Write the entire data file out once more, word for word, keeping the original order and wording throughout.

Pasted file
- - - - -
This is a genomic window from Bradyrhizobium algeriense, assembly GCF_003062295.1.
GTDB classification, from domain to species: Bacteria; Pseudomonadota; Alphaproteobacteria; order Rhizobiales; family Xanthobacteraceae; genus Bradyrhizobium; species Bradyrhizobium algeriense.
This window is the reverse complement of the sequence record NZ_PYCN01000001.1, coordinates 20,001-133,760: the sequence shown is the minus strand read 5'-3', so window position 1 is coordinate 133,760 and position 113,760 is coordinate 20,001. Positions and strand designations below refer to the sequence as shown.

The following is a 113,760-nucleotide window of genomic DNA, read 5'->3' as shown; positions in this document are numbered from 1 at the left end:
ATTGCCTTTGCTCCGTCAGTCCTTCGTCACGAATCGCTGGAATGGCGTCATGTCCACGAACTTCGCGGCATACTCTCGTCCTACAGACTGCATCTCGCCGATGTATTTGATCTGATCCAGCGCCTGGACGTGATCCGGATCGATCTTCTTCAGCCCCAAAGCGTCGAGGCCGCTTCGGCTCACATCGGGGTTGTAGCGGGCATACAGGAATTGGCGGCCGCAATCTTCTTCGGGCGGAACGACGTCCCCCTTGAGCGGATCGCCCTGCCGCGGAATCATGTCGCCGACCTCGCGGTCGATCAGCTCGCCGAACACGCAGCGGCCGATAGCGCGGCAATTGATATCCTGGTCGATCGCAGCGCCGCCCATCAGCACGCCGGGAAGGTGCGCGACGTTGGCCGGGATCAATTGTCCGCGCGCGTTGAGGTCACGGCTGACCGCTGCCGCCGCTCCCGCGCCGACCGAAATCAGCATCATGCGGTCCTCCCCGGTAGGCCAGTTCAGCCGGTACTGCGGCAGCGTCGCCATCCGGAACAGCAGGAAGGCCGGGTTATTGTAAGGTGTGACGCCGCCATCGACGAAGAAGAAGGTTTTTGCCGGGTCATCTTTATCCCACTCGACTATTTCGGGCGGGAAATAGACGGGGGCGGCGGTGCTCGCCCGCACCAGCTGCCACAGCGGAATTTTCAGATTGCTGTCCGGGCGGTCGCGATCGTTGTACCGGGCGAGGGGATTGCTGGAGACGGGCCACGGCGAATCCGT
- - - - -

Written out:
This is a genomic window from Bradyrhizobium algeriense, assembly GCF_003062295.1.
GTDB classification, from domain to species: Bacteria; Pseudomonadota; Alphaproteobacteria; order Rhizobiales; family Xanthobacteraceae; genus Bradyrhizobium; species Bradyrhizobium algeriense.
This window is the reverse complement of the sequence record NZ_PYCN01000001.1, coordinates 20,001-133,760: the sequence shown is the minus strand read 5'-3', so window position 1 is coordinate 133,760 and position 113,760 is coordinate 20,001. Positions and strand designations below refer to the sequence as shown.

The following is a 113,760-nucleotide window of genomic DNA, read 5'->3' as shown; positions in this document are numbered from 1 at the left end:
ATTGCCTTTGCTCCGTCAGTCCTTCGTCACGAATCGCTGGAATGGCGTCATGTCCACGAACTTCGCGGCATACTCTCGTCCTACAGACTGCATCTCGCCGATGTATTTGATCTGATCCAGCGCCTGGACGTGATCCGGATCGATCTTCTTCAGCCCCAAAGCGTCGAGGCCGCTTCGGCTCACATCGGGGTTGTAGCGGGCATACAGGAATTGGCGGCCGCAATCTTCTTCGGGCGGAACGACGTCCCCCTTGAGCGGATCGCCCTGCCGCGGAATCATGTCGCCGACCTCGCGGTCGATCAGCTCGCCGAACACGCAGCGGCCGATAGCGCGGCAATTGATATCCTGGTCGATCGCAGCGCCGCCCATCAGCACGCCGGGAAGGTGCGCGACGTTGGCCGGGATCAATTGTCCGCGCGCGTTGAGGTCACGGCTGACCGCTGCCGCCGCTCCCGCGCCGACCGAAATCAGCATCATGCGGTCCTCCCCGGTAGGCCAGTTCAGCCGGTACTGCGGCAGCGTCGCCATCCGGAACAGCAGGAAGGCCGGGTTATTGTAAGGTGTGACGCCGCCATCGACGAAGAAGAAGGTTTTTGCCGGGTCATCTTTATCCCACTCGACTATTTCGGGCGGGAAATAGACGGGGGCGGCGGTGCTCGCCCGCACCAGCTGCCACAGCGGAATTTTCAGATTGCTGTCCGGGCGGTCGCGATCGTTGTACCGGGCGAGGGGATTGCTGGAGACGGGCCACGGCGAATCCGT